Flattery of sky with birds.
Evening in pearl-pink, a slush
of maroon. I’ve invited a thief
to take me into his confidence.
I’ve stopped dancing and grown
weary as now and then the years
collapse. I prefer the stolen
blue hours, stray roots, the indication
of a small, hungry beast.
This shake up, earth shifting, giving in
to swallow, is no betrayal, only a current
event of geology. Fraught dip and dive.
Under a membrane sky dented by alabaster light,
we’re left to scurry and decipher
the pell-mell of our bones now lashed
by gravity. Do we make up with the dirt,
paint our faces in some tribal lie
or wash ourselves over and over in dismay
at our location? Take a dozen gods
off the shelf before the shatter, no mind
those teary prayers. Plain face of fear
follows our steps, our crawl
into corners in the slim night. We are
our own natural disaster, words chipped
and hollow like every other bit of debris.
We are the shimmy and the grab.
Last of the dancers on the perilous crust.
Victims of skewed latitude measuring
our next timid step.
Deeper than perhaps you’ve been
Even the reckless would not cross the river,
sure there were bones lodged in the pools
below hovering fish. Thieves stole
the compass of an elderly man,
criss-cross scars on his rough cheeks, lugging
a sack of flayed memories, the blood cool now.
Joining those whose preference was the deep forest,
shadowed and moss-clung, a tick of wind high
where light was slowed and parceled.
The red fox and the stag, summoned not
by the river’s fury or a dull moon, but the sweep
of late winter to green and glitter in webs
glassy with prismed dew.
Mercedes Lawry has published poetry in such journals as Poetry, Rhino, Nimrod, Poetry East, The Saint Ann’s Review, and others. She’s also published fiction and humor as well as stories and poems for children. Among the honors she’s received are awards from the Seattle Arts Commission, Hugo House, and Artist Trust. She’s been a Jack Straw Writer, a Pushcart Prize nominee twice, and held a residency at Hedgebrook. Her chapbook, There are Crows in My Blood, was published by Pudding House Press in 2007 and another chapbook, Happy Darkness, was released by Finishing Line Press in 2011. She lives in Seattle.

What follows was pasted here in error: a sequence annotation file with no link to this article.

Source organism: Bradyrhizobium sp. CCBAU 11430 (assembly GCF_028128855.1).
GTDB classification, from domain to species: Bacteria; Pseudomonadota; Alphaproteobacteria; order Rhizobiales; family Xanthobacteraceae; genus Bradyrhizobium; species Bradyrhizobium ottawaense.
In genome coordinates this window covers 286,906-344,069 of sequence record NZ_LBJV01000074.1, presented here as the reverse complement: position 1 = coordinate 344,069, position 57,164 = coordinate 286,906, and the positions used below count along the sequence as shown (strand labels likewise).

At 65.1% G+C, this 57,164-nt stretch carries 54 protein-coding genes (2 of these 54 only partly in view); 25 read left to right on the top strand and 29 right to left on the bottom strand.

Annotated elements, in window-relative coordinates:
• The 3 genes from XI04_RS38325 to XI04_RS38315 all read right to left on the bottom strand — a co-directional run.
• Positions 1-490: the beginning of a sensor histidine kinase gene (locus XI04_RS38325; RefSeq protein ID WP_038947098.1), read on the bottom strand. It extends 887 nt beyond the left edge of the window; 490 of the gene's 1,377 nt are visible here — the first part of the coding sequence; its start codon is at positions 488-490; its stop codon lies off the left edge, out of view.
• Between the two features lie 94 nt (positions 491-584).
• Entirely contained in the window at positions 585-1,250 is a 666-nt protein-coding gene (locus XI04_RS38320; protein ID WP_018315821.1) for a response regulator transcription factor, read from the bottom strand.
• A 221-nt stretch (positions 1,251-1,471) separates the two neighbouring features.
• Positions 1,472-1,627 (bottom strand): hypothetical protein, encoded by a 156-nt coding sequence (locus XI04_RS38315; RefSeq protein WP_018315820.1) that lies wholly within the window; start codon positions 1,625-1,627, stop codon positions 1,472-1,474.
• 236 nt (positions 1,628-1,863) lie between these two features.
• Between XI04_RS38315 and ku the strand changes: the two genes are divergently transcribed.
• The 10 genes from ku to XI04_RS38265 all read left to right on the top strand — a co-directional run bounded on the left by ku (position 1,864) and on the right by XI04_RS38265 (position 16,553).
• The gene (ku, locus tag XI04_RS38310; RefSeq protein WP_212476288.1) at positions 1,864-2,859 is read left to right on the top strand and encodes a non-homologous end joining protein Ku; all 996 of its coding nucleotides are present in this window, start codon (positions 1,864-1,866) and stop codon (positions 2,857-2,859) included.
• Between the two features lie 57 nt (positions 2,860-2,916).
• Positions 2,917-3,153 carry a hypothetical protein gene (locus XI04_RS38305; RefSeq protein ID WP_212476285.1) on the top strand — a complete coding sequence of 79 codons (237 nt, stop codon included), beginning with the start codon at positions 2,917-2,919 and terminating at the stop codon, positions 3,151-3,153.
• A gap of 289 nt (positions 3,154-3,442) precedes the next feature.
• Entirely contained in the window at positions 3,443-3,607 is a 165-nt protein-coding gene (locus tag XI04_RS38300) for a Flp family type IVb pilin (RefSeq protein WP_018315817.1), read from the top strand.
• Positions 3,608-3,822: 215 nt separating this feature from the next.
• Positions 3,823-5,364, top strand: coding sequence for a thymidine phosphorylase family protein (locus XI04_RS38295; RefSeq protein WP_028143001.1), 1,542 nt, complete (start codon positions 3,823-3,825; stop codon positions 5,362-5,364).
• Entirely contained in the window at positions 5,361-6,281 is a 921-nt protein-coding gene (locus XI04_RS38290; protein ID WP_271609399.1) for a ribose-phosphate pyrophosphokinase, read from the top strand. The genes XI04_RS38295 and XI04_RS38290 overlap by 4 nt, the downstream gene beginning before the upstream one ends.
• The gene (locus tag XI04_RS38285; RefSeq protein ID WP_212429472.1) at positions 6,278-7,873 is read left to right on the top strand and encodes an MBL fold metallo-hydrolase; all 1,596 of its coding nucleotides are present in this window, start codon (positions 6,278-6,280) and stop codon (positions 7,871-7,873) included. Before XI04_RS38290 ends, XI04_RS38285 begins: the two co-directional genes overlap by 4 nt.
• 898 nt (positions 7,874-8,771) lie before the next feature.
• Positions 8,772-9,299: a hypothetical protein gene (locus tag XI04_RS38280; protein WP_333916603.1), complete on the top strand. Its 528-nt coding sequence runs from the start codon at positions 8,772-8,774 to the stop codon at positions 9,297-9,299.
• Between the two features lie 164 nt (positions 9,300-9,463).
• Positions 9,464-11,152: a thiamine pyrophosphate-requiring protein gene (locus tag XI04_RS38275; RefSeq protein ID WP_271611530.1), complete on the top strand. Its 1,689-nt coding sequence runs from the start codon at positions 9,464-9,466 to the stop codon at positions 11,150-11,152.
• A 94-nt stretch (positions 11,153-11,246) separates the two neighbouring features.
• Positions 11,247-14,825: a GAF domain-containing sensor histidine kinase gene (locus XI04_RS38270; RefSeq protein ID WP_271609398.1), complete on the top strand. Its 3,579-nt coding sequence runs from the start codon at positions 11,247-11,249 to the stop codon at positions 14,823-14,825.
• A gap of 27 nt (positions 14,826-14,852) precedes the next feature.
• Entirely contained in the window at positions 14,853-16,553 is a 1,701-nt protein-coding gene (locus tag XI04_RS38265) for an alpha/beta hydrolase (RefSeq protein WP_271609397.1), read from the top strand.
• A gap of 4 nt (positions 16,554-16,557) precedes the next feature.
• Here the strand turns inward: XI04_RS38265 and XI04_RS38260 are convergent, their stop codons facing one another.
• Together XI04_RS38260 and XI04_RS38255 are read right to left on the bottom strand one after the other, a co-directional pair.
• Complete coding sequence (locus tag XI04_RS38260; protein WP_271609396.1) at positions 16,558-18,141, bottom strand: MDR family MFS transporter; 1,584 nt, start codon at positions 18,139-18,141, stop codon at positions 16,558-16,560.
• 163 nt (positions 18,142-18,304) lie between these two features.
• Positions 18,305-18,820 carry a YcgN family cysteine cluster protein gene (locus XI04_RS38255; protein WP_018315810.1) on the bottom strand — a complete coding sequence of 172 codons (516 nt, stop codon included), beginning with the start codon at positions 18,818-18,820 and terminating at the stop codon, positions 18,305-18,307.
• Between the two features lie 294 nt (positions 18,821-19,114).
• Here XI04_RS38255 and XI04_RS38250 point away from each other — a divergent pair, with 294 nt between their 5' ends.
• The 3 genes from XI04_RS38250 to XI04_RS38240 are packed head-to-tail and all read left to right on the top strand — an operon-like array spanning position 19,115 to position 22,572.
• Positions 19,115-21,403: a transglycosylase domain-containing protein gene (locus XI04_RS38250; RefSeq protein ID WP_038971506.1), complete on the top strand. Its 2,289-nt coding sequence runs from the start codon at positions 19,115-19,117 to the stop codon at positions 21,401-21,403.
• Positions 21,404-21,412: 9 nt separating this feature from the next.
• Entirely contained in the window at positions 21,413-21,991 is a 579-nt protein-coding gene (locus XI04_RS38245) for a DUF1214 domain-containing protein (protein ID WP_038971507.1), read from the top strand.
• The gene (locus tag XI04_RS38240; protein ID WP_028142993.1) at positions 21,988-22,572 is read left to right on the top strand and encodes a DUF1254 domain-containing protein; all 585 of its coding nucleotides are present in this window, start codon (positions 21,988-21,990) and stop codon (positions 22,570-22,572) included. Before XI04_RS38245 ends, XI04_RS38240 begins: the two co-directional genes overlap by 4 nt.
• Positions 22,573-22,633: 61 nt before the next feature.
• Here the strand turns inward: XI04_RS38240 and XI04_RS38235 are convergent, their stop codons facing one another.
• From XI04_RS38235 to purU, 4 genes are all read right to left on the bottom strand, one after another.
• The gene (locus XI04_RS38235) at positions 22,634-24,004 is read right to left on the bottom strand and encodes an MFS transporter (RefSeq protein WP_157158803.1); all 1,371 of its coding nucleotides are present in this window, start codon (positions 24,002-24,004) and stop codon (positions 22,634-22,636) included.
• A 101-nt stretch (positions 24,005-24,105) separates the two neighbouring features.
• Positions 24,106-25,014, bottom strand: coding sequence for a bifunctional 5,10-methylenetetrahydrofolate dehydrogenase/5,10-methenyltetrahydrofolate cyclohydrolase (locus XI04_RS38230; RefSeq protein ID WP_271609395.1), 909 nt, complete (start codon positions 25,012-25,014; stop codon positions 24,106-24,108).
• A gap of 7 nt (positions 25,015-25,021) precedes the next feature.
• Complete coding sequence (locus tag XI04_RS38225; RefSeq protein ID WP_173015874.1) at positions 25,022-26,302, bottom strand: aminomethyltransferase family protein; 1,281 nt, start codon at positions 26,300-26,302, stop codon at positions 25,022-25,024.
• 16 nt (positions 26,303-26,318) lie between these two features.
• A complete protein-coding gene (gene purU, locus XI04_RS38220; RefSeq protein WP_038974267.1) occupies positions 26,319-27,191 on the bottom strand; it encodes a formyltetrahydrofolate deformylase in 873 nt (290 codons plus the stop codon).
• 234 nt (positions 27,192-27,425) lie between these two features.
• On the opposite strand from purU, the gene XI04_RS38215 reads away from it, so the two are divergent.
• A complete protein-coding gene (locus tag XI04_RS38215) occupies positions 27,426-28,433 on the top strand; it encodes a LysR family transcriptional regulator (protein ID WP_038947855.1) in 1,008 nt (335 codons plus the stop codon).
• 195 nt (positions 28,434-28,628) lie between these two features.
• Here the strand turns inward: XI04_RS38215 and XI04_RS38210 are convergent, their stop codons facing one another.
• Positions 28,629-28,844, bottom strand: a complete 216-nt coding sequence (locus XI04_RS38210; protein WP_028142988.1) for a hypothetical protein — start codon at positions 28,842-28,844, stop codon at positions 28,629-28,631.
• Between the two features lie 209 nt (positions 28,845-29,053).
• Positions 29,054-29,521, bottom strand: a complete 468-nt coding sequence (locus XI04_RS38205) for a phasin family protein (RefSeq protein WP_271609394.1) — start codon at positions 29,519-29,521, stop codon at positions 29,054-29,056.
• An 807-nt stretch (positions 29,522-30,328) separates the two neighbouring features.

Q. I hear the forests of the Great Northwest in these poems, “shadowed and moss-clung.” What makes these forests, and the poems that rise from them, different from Eastern woodlands?
A. I grew up in Pa but have lived in the Northwest since the late ‘70s—when I often backpacked and found the mountains more dramatic, with a grandeur that eastern woodlands, which have their own wonderful beauty of course, didn’t quite have. I was lucky to come to Seattle before it became trendy and popular and one could still take day hikes and go camping in the mountains and be alone (or almost alone). I feel more mystery in NW forests, more secrets.
Q. What kind of light fills your writing space?
A. Given that we experience a lot of gray skies and cloud cover, I am perhaps always searching for that break in the sky – the lighter shade, eventually the blue – I love the changing sky- light that comes and goes. One of my windows has a broad view of the evening sky which is often replete with color – the best time for sky-gazing.